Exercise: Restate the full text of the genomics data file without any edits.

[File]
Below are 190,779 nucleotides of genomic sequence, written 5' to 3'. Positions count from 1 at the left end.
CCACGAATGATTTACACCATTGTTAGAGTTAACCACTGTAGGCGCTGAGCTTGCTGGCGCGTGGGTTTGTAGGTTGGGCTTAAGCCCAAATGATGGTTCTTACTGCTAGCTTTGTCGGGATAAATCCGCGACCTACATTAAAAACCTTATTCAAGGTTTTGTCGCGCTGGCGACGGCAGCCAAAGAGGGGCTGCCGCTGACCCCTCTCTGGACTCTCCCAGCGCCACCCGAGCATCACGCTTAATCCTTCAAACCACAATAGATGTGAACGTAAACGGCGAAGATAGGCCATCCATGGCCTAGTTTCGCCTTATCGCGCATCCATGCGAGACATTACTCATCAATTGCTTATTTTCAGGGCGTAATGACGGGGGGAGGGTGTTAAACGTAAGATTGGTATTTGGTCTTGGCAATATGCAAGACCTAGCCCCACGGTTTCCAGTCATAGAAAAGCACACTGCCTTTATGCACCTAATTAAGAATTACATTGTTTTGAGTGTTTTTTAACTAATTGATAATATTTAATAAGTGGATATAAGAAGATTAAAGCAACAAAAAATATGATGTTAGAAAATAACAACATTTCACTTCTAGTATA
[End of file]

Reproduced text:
Below are 190,779 nucleotides of genomic sequence, written 5' to 3'. Positions count from 1 at the left end.
CCACGAATGATTTACACCATTGTTAGAGTTAACCACTGTAGGCGCTGAGCTTGCTGGCGCGTGGGTTTGTAGGTTGGGCTTAAGCCCAAATGATGGTTCTTACTGCTAGCTTTGTCGGGATAAATCCGCGACCTACATTAAAAACCTTATTCAAGGTTTTGTCGCGCTGGCGACGGCAGCCAAAGAGGGGCTGCCGCTGACCCCTCTCTGGACTCTCCCAGCGCCACCCGAGCATCACGCTTAATCCTTCAAACCACAATAGATGTGAACGTAAACGGCGAAGATAGGCCATCCATGGCCTAGTTTCGCCTTATCGCGCATCCATGCGAGACATTACTCATCAATTGCTTATTTTCAGGGCGTAATGACGGGGGGAGGGTGTTAAACGTAAGATTGGTATTTGGTCTTGGCAATATGCAAGACCTAGCCCCACGGTTTCCAGTCATAGAAAAGCACACTGCCTTTATGCACCTAATTAAGAATTACATTGTTTTGAGTGTTTTTTAACTAATTGATAATATTTAATAAGTGGATATAAGAAGATTAAAGCAACAAAAAATATGATGTTAGAAAATAACAACATTTCACTTCTAGTATA